What wins in fintech: sales or data? -Forbes | CarTailz

From two major fintech conferences this month (Insuretech Connect and Money 2020) it is clear that fintech is evolving – but it is not clear which evolutionary approach will dominate. Startup innovation seems to split around a choice: build on either a sales advantage or a data advantage in the insurance industry.

In 2020, I wrote about the unique attributes of a successful fintech company, or the “3 Ds”: Sales, Data, and Delivery. I’ve argued that successful startups have at least one of the three, and especially one of the first two: sales or data. The best had more than one. Some even had a trifecta of all three.

But which of the Ds is most important? What Will Lead to More Consistent Multi-Billion Dollar Startup Results?

Let’s start with a few considerations. I promise I will give an answer at the end of the article.

Is the customer difficult to reach?

Some customer bases are easy to reach through easily accessible channels like social media or online television. Over 85% of Millennials shop online, and influencers, reviews, and social endorsements are a key factor in making decisions. Others are easily accessible through pre-built existing channels – think the car or auto insurance broker channel.

Some target groups are harder to reach. Older people may not be on social media. Medium-sized companies are confronted with more esoteric risks such as climate insurance for companies. you have the idea

As a rough simplification: If the customer base is more accessible (and willing to switch), a long-term sales advantage counts less. When the customer is difficult to reach, a sales advantage is crucial.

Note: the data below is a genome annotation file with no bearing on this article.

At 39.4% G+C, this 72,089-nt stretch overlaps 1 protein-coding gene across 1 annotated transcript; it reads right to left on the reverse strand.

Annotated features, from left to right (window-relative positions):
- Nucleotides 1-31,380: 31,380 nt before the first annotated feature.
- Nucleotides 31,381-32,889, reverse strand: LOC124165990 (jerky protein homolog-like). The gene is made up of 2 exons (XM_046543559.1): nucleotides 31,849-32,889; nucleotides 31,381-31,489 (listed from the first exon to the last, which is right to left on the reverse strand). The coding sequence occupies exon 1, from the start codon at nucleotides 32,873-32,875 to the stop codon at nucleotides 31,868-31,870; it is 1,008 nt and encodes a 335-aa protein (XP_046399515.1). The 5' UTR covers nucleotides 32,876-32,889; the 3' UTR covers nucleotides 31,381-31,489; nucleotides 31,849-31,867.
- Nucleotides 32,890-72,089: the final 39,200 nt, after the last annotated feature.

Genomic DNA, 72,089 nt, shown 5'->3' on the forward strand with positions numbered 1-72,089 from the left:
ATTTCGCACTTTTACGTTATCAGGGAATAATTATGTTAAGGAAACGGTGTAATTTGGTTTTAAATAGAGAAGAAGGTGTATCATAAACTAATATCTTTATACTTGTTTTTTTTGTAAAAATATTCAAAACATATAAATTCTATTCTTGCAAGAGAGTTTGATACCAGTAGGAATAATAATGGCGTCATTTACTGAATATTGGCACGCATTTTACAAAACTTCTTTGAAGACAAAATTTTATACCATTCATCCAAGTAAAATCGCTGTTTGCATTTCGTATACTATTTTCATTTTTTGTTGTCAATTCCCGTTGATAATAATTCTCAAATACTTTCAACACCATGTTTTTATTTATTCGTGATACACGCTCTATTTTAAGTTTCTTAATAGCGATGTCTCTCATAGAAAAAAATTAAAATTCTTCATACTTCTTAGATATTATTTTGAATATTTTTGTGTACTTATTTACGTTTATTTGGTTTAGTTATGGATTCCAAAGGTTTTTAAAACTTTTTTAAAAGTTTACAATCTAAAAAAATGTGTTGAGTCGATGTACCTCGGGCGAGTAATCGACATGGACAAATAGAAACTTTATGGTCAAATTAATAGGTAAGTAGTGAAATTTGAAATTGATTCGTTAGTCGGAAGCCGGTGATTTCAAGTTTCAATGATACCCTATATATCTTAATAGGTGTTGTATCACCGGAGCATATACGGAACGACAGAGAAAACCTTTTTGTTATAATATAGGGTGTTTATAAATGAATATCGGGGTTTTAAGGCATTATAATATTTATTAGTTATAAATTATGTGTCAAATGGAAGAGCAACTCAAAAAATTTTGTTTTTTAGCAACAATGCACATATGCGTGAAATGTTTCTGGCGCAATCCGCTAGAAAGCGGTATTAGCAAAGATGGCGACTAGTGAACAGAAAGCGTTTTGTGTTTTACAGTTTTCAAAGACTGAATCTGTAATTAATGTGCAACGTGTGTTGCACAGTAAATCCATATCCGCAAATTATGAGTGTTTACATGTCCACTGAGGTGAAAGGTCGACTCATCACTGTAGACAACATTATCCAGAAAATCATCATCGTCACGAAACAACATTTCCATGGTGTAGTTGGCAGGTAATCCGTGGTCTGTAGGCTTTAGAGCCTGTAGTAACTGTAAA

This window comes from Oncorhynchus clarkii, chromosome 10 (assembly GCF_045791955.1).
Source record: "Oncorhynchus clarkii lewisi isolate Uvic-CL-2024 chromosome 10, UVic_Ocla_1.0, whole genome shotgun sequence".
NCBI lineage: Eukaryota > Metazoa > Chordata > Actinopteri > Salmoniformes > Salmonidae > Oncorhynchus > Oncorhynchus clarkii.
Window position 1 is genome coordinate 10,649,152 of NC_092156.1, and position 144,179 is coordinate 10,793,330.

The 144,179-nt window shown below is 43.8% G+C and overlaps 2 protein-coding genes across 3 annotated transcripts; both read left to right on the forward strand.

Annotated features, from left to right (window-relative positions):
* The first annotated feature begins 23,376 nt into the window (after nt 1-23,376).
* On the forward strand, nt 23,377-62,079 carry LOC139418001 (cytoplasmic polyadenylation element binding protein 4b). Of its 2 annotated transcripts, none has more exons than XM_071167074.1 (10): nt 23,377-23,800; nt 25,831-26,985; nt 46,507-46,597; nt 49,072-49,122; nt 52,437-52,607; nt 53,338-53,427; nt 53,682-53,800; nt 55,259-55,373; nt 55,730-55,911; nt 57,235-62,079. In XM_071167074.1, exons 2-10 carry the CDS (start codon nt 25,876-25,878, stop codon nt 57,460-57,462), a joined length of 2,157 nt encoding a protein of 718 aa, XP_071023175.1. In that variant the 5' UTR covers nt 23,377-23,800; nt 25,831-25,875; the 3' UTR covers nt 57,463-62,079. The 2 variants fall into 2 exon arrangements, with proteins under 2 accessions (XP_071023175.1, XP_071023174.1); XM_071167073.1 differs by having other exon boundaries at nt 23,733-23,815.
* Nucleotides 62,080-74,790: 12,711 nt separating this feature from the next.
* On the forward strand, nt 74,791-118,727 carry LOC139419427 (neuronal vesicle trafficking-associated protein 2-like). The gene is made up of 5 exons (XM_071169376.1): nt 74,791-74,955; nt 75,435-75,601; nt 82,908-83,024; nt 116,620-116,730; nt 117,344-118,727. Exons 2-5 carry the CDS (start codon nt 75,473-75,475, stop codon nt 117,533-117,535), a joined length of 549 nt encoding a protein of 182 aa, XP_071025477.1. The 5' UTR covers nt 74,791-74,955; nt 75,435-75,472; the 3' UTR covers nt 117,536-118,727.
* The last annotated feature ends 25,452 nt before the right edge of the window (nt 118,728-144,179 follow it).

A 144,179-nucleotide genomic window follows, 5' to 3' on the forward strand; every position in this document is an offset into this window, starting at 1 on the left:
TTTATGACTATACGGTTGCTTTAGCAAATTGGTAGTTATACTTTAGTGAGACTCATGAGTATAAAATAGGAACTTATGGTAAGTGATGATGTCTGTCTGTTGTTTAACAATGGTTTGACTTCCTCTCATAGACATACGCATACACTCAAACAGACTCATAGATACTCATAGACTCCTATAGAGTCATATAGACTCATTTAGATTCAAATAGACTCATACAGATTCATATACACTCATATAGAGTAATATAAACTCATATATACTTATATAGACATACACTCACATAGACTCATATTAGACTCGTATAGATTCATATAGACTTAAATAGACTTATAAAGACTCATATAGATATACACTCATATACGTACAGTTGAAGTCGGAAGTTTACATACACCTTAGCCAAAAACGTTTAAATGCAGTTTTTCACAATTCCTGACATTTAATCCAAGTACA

Is the product a specialty product or a commodity?

Certain products have well-understood parameters and dimensions. They are easily comparable between companies. Car insurance and bank accounts are clear examples. Of course, these can also be distributed more easily (e.g. online or via established channels).

A sales advantage with mass products is more difficult to achieve. The playing field can be leveled in online acquisition channel (e.g. bank accounts) or brokerage channels (e.g. car insurance). So the brand is very important. No wonder, since Geico spends $2 billion on marketing every year to gain notoriety.

For more commodified products, a Data Advantage can be used to build an edge. For example, companies like Root have promised to draw based on differentiated data (driving behavior). But unless the new data creates a massive underwriting advantage in standardized categories, ultimately distribution still matters. This allows specialized players to better value the customers they are looking for and gain market share.

More specialized products will allow suppliers to exercise greater pricing power. No wonder specialty insurance has much lower loss ratios and higher profitability.

There are, of course, several nuances here. Is there a willingness to experiment with new products? What are the switching costs like (e.g. is switching bank accounts and credit cards a challenge as automatic payment leads to stickiness)? How important is brand loyalty?

Is the market changing?

In a changing world, new risks and new needs arise. Some are already emerging today, most notably cyber and climate.

In insurance, new risks lead to new questions: How do damages manifest themselves? how big will they be Who will be affected? What behaviors today will postpone losses into the future?

Unfortunately, these are massive black holes with no clear answers.